This stunning Mariner's Compass quilt was lovingly sewn by Isobel King in her 90th year. She handpieced the compass blocks, machine stitched the borders and I machine quilted it. This was donatied as a fundraiser to The Guelph Black Heritage foundation. Isobel sold many of the tickets for them as well, she passed away shortly before the winner was announced.
Active aging comes in many forms including regular physical activity, pursuing hobbies, meditation, and helping others. Hobbies that allow for the opportunity to gain experience, to express yourself creatively and to share the finished project lend themselves well to enhancing your mood and re-energizing your brain.
According to research published in the Journal of Public Health quilting not only helps your cognitive health, but also your emotional and well-being, particularly among older adults, especially when combined with charity work. Numerous studies have also found that older volunteers were 44 percent less likely to die over a five-year period than their non-volunteering peers. On average they had lower blood pressure, and had less stress, which is known to be associated with a multitude of health problems. Therefore, sewing a quilt or knitting a prayer shawl and donating it to charity is a win win!
George and Gloria Magee, shown here with one of their own masterpieces are proof that quilting keeps you happy and healthy. photo courtesy of Tuscon Local Media
While you’re fully engaged in doing something you love, your brain is flooded with the feel-good chemicals, the neurotransmitters dopamine and serotonin. When you give away the finished project, your brain secretes oxytocin for compassion and bonding, and serotonin that helps to balance our mood.
There’s always something new to learn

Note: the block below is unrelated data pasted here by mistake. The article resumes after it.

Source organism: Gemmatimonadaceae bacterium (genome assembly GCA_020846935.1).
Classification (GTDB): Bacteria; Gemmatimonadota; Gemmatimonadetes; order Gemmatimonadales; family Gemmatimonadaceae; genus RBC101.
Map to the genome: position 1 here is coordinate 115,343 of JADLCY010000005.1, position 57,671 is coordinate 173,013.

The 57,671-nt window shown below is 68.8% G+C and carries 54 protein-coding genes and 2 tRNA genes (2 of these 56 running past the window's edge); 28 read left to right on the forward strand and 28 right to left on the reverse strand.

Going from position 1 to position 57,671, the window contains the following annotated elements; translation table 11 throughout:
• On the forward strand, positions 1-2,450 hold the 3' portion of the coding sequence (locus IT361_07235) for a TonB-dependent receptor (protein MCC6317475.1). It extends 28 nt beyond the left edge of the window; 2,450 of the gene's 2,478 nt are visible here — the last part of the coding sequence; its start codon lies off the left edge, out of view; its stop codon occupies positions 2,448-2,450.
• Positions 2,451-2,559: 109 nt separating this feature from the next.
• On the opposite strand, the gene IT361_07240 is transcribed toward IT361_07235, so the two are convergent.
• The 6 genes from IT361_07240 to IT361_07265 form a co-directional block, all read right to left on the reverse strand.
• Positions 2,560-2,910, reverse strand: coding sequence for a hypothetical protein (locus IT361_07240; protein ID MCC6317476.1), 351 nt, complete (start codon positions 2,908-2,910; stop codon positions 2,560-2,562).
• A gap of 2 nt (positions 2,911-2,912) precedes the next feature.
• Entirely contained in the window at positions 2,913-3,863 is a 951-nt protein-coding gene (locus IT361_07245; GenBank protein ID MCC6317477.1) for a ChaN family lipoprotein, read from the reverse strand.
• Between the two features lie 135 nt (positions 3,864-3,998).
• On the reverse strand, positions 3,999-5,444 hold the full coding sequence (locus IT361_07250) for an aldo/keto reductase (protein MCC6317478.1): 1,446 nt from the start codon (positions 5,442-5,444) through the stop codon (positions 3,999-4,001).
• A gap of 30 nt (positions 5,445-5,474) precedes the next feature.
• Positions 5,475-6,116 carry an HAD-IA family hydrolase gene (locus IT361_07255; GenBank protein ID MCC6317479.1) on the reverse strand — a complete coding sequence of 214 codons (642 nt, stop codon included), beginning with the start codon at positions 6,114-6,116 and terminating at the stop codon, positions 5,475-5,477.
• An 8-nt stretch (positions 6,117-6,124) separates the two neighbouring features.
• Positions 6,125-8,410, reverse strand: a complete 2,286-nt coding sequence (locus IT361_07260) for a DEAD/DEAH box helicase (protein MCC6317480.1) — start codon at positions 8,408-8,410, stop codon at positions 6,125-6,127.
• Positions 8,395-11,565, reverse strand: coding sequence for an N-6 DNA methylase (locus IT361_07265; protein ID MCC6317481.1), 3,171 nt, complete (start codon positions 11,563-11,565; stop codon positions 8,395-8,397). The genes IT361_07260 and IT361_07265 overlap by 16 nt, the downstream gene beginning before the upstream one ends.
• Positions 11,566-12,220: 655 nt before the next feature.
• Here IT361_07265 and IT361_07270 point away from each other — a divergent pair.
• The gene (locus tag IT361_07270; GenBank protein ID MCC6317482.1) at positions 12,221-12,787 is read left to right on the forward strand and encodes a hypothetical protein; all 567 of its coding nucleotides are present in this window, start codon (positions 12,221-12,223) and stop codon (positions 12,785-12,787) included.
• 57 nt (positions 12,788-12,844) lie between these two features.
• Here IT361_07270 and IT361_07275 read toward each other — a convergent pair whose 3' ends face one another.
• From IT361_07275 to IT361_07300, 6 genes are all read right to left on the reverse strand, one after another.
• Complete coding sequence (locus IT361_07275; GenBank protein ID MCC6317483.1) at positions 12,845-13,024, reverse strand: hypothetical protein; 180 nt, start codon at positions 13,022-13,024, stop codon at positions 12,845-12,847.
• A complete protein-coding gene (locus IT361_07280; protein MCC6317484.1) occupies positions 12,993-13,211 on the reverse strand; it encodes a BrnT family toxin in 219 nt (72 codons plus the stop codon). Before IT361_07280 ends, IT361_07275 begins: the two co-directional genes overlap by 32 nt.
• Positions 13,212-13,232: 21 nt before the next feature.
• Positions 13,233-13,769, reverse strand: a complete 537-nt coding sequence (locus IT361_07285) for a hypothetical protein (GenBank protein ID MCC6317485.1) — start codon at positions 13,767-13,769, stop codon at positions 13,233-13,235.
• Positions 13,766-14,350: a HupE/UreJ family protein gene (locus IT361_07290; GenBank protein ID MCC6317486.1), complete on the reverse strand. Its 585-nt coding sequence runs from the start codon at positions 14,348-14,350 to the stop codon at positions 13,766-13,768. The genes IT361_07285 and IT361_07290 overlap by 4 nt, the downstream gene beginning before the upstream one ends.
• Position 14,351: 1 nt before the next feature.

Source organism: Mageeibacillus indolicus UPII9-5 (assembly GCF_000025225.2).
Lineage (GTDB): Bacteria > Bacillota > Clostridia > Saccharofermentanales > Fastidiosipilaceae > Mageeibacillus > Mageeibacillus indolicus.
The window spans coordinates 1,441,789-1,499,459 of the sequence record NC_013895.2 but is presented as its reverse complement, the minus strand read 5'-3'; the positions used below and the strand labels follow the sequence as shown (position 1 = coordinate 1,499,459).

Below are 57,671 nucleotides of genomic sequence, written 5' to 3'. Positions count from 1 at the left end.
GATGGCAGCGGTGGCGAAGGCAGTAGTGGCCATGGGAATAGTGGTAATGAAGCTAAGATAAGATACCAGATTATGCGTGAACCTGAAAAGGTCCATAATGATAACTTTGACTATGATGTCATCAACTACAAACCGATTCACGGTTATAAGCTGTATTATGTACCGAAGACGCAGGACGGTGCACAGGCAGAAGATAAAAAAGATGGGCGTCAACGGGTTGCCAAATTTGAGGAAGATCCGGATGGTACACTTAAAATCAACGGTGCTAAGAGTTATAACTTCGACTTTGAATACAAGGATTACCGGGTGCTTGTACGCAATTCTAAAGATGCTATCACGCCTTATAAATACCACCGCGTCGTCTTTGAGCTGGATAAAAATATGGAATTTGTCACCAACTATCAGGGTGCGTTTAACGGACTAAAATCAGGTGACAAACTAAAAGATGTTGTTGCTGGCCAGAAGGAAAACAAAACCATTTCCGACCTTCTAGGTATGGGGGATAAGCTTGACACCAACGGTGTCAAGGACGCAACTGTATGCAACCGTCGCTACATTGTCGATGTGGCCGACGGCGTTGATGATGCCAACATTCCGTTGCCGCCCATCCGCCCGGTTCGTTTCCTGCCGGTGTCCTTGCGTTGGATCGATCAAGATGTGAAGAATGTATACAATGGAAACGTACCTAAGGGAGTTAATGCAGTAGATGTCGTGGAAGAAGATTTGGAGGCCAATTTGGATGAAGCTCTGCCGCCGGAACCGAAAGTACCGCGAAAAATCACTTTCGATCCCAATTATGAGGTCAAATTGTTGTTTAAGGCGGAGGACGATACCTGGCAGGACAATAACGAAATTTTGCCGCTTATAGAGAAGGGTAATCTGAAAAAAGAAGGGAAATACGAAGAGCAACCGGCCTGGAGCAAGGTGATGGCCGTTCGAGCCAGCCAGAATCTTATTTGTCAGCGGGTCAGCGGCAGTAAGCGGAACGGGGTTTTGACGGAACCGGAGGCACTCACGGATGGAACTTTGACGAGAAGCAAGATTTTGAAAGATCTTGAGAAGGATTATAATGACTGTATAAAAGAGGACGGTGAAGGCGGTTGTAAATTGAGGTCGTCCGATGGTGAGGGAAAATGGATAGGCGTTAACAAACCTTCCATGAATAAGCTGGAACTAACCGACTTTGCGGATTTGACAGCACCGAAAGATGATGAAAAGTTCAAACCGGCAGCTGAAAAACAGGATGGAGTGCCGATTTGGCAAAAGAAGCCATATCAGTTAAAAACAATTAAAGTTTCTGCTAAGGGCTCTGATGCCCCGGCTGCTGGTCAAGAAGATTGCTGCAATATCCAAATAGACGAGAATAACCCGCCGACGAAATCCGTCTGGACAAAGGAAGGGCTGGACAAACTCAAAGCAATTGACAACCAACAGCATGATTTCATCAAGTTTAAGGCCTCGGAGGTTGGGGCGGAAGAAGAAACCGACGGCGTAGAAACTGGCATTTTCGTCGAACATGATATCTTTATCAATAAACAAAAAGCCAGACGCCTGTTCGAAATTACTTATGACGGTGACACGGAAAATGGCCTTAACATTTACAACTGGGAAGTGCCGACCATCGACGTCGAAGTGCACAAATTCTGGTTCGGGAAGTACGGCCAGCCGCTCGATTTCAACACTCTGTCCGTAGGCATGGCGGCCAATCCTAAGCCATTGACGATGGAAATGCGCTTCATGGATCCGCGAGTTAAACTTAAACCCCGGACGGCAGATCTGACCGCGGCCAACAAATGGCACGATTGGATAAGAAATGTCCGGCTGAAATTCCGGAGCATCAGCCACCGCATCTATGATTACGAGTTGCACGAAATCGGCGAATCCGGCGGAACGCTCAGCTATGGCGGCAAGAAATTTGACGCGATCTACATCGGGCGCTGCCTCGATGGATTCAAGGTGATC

Neuroscientists are now realizing the similarities between cognitive activities such as sudoku or crossword puzzles and designing or completing complex quilting patterns. Even if you’ve been quilting for years there is always something new to explore if you want! Sometimes it’s an easier way to sew curves or flying geese, or a totally new challenge like foundation paper piecing. With all the virtual classes and on demand courses, it’s easier than ever, but attending an in-person class can be a great way to absorb those happy chemicals from fellow sewing enthusiasts. Psychologists believe that quilting utilizes the entire brain as it involves creativity, logic, spatial awareness, colour analysis, fine motor skill activation and of course quilt math!
Intense concentration and focusing on your craft keeps your brain active while distracting you from everyday pressures, thus reducing stress.
Researchers measured stress indicators in subjects while they performed typical stress-reducing activities, including reading, painting, playing cards, playing video games, and sewing. Their results found the most relaxing activity to be sewing. According to Robert Reiner, PHD, the study’s author, "The act of performing a craft is incompatible with worry, anger, obsession and anxiety.”